Gentle as the stream that flows through the Yi’s property, and yet powerful enough to reverberate for generations to come, Chung’s loving — and immensely lovable — immigrant drama interrogates the American Dream with the hard-edged hope of a family that needs to believe in something before they lose all faith in each other. Jacob is too proud to settle for somebody else’s terms; he’ll do anything to prove that he’s leading his family to the promised land, even if no one else shares his vision of success. As clenched and corporeal here as he was loose and elusive in “Burning,” Yeun is spellbinding as the engine driving the Yis into a new home so unstable that a tornado could pick it up and fling it across the country (production designer Yong Ok Lee does a brilliant job of gradually filling the once empty trailer with a rich sense of personal history over the course of the film).

By day, Jacob works at a coop where he assesses chicken genitals with the intensity of a Nascar pit crew. By night, he buries Korean produce in his farm, and wills the land into submission with some help from the eccentric Pentecostal next door (Will Patton). Jacob doesn’t appear overly interested in blending in — he and Monica speak to each other in Korean at home, and a tentative Sunday morning at the local church doesn’t seem to stick with him the way it does with his kids — but one way or another he’s going to make this country his own.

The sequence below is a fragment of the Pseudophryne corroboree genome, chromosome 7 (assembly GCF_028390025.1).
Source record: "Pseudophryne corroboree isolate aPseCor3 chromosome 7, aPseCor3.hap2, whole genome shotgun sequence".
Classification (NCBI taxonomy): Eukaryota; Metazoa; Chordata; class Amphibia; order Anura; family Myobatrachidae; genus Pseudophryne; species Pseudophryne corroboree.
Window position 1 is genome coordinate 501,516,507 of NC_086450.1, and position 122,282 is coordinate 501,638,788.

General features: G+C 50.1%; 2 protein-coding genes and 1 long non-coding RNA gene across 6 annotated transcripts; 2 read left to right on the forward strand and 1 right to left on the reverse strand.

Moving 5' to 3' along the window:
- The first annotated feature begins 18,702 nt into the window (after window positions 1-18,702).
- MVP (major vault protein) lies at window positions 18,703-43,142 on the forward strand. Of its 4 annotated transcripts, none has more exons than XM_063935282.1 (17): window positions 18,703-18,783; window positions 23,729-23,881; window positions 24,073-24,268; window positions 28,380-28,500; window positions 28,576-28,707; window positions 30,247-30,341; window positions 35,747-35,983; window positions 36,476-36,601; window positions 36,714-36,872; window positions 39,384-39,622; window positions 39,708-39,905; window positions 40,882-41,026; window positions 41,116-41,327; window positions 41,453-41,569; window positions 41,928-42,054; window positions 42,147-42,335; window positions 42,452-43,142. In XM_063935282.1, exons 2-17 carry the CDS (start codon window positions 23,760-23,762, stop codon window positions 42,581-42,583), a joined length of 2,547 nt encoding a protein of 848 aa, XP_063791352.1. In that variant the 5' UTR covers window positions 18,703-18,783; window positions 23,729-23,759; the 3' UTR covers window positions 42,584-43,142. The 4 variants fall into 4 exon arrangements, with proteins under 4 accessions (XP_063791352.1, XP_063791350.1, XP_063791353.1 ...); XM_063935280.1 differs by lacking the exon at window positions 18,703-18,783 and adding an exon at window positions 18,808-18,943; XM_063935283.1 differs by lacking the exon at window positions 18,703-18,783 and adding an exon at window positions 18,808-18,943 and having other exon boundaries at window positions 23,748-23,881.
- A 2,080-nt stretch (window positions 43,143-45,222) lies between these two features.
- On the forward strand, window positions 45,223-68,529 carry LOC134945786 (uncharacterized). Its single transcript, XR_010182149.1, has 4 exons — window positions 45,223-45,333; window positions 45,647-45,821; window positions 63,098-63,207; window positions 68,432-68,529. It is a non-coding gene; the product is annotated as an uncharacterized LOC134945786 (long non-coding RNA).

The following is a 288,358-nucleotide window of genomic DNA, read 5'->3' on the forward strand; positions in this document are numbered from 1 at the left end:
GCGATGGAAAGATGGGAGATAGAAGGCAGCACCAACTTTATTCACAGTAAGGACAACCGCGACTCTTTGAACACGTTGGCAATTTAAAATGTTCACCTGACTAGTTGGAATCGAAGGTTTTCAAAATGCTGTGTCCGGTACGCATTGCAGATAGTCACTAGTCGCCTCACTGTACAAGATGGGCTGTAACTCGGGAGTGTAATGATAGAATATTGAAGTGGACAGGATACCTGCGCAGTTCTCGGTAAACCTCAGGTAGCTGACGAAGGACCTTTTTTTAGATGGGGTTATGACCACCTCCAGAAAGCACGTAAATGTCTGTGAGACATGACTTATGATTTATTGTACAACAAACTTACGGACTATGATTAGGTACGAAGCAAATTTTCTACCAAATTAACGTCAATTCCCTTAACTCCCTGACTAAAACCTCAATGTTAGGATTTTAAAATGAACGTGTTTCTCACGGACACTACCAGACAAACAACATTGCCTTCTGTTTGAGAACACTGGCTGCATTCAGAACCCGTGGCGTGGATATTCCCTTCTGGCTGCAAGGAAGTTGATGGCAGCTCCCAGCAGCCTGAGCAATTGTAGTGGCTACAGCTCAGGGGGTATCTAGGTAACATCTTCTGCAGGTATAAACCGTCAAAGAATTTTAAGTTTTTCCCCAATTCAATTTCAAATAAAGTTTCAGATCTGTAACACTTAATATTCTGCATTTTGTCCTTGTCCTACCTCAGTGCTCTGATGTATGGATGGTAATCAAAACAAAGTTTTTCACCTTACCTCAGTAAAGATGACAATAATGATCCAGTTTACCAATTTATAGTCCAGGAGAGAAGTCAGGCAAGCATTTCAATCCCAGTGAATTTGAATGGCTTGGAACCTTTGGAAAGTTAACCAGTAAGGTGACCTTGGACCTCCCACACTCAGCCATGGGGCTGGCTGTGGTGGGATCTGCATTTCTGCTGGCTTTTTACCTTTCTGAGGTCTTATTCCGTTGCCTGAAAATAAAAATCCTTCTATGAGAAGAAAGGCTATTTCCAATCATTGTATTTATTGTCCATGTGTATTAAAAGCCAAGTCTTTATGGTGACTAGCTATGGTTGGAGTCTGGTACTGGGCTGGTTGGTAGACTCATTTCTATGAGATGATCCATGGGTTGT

Jacob is usually seen in a white tank top and a red hat with a cigarette pursed between his lips — he’s the distillation of a man, like the way a young boy might commit his dad to memory. To that end, “Minari” often feels like it might be David’s story most of all. Much like his dad, this ridiculously cute little kid has to assimilate on at least two different fronts.

Born in America and seamlessly bilingual, David lives on Mountain Dew and loves to watch wrestling on TV. He wets his bed and gets into other puckish trouble, but most of the time he tries to keep things even-keeled, if only for the sake of the hole in his heart. But when Monica invites her widowed mother to come live with them, David can feel himself pulled in two directions at once for the first time in his life.